Filmmaker Keith Robertson cleans up at NWTPMA’s awards gala


Filmmaker Keith Robertson took home awards in all three categories he was nominated in at the NWT Professional Media Association’s film and media awards gala on Saturday evening.

There were ten awards handed out at the fourth annual awards ceremony, which recognizes excellence in the NWT’s film and media industry.


Robertson, who recently relocated to Montréal from Yellowknife, took home the award for the best commercial video for People of the Land, a video he produced for NWT Tourism; as well as the award for the best narrative short and best documentary short.

In the commercial video category, he beat another video he had done for Jackpine Paddle and NWT Tourism, and a Fish’N in the Arctic video.

The narrative short Robertson produced with Bridget Rusk, Curlfriends, beat Jen Walden’s Transversal and Adrienne Cartwright and Jessica Davey-Quantick’s The After. Robertson’s documentary short, The High Road, beat out four other entries in that category (most categories only had between one and three entries shortlisted).

“It feels wonderful to be recognized in this way,” Robertson told Cabin Radio the day after his wins. “It’s been a minute since they’ve had the awards. The last one was in 2019, so I had many projects that I figured would have a chance of winning and so I submitted anything that was eligible.”

Winning the awards wasn’t his favourite part of the week though.


“I was more excited to hear that the Yellowknife International Film Festival would be able to return to in-person screenings – that for me was super meaningful,” he said, noting it’s important to him as a filmmaker to have the opportunity to see a live audience react to his work.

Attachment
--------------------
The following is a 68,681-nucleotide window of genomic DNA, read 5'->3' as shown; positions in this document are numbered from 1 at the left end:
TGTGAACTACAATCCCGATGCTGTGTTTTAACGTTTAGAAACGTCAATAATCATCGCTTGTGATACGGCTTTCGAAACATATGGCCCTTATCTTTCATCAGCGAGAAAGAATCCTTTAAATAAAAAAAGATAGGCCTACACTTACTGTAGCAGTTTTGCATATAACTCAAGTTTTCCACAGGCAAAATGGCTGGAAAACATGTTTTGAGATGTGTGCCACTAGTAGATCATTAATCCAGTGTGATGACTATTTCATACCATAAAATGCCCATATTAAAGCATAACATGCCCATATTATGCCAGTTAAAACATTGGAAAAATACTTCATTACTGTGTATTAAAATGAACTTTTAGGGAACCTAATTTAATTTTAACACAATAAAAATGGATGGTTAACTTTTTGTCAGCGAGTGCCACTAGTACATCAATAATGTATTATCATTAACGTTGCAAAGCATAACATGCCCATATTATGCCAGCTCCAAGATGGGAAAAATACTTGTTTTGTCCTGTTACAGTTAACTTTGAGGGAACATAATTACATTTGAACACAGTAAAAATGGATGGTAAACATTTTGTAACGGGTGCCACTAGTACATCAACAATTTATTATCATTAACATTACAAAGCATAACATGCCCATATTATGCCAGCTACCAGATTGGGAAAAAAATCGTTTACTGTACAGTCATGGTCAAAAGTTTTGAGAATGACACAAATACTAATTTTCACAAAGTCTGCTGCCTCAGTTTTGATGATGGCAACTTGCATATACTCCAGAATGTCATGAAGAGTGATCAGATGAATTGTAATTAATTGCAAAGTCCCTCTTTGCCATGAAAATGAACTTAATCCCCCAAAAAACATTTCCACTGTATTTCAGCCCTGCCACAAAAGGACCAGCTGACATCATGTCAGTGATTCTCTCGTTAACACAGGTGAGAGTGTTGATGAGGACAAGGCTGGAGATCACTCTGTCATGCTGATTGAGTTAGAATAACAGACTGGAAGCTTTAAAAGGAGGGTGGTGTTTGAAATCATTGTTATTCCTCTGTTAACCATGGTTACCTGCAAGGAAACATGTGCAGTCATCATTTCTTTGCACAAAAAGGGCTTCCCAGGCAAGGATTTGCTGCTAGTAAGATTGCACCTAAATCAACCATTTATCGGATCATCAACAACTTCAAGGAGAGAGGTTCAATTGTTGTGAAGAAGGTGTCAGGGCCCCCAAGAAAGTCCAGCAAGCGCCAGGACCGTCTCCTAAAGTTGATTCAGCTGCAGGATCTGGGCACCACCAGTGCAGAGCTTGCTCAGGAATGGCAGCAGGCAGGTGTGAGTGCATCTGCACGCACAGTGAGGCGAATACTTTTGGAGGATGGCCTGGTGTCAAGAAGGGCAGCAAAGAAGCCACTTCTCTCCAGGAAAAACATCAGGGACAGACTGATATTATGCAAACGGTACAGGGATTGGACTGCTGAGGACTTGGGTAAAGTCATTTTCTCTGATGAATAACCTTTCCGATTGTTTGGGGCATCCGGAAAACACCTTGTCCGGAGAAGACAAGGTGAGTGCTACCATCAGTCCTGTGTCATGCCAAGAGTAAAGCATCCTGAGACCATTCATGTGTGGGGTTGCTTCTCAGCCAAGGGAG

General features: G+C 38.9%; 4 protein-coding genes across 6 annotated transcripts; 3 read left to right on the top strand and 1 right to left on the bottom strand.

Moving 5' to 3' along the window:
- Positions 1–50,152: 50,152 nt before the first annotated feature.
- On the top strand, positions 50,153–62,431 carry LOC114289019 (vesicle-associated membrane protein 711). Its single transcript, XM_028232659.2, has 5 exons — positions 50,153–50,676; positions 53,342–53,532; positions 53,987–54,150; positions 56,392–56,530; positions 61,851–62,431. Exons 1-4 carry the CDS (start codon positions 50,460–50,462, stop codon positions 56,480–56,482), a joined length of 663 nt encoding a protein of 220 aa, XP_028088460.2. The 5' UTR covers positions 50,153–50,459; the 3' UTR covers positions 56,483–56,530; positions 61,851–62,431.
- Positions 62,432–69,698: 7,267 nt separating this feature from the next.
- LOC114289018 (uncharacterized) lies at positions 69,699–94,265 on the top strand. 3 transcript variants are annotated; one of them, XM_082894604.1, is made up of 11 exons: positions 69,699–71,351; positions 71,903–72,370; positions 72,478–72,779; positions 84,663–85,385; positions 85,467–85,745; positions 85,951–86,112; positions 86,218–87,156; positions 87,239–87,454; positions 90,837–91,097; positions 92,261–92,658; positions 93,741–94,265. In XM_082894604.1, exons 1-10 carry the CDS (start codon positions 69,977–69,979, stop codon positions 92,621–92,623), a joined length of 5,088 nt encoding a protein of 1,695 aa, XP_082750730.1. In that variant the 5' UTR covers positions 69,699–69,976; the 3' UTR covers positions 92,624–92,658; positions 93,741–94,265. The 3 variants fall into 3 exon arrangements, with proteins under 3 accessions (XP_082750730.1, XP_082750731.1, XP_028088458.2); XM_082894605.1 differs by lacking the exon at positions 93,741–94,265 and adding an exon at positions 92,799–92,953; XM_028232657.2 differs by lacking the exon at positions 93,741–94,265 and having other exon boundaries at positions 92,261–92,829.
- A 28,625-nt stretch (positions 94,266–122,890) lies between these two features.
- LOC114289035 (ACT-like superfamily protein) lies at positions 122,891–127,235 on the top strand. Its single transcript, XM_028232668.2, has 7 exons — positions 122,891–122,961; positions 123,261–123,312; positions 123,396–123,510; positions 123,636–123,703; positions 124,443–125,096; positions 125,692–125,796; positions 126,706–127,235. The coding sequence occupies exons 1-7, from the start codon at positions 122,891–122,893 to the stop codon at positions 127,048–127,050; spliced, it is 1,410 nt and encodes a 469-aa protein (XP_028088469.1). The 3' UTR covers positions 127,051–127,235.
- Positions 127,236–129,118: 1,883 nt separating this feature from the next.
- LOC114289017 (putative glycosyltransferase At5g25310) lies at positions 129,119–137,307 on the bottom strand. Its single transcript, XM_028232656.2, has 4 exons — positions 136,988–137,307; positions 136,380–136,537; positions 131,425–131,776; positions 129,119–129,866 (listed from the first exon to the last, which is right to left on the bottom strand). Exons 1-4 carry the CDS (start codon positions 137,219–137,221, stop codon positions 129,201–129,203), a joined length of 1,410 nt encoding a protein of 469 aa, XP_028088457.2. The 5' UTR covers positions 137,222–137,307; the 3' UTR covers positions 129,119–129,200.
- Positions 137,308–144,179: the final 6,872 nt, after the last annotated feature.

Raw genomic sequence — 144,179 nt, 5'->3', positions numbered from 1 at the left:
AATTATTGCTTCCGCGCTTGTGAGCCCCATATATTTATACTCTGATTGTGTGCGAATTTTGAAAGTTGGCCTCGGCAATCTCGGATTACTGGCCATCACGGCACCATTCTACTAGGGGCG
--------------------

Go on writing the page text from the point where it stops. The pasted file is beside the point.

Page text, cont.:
“It’s unfortunate that I wasn’t able to say this in person [at the awards gala], but I feel like last night was a culmination – I was in Yellowknife for five years – of the community accepting and encouraging me as a filmmaker.”

In the best published photo category, Pat Kane’s The Last Trappers took home the award, beating Cabin Radio’s Folk on the Rocks 2022 coverage and Jamie Wetrade-Stevenson’s The Nomad photo.

The Landlord’s Game, a CBC North story by Sidney Cohen and John Last, won best published word. Cabin Radio’s Should the NWT change its approach to Indigenous sentencing? by Emily Blake and Seeking data sovereignty, a First Nation introduces its own licence by Caitrin Pilkington were the other shortlisted entries in the category.


The remaining categories only had one shortlisted entry each, securing wins for the artists days ago when the shortlist was first announced.

These winners include Sadeé Walden for the youth in media award, Cabin Radio’s Lunchtime News for the best radio or podcast, Casey Koyczan and Sidii Media Inc.’s Ełeghàà; All at Once for the best VR/360/Interactive piece, while Artless Collective’s took home the industry impact award.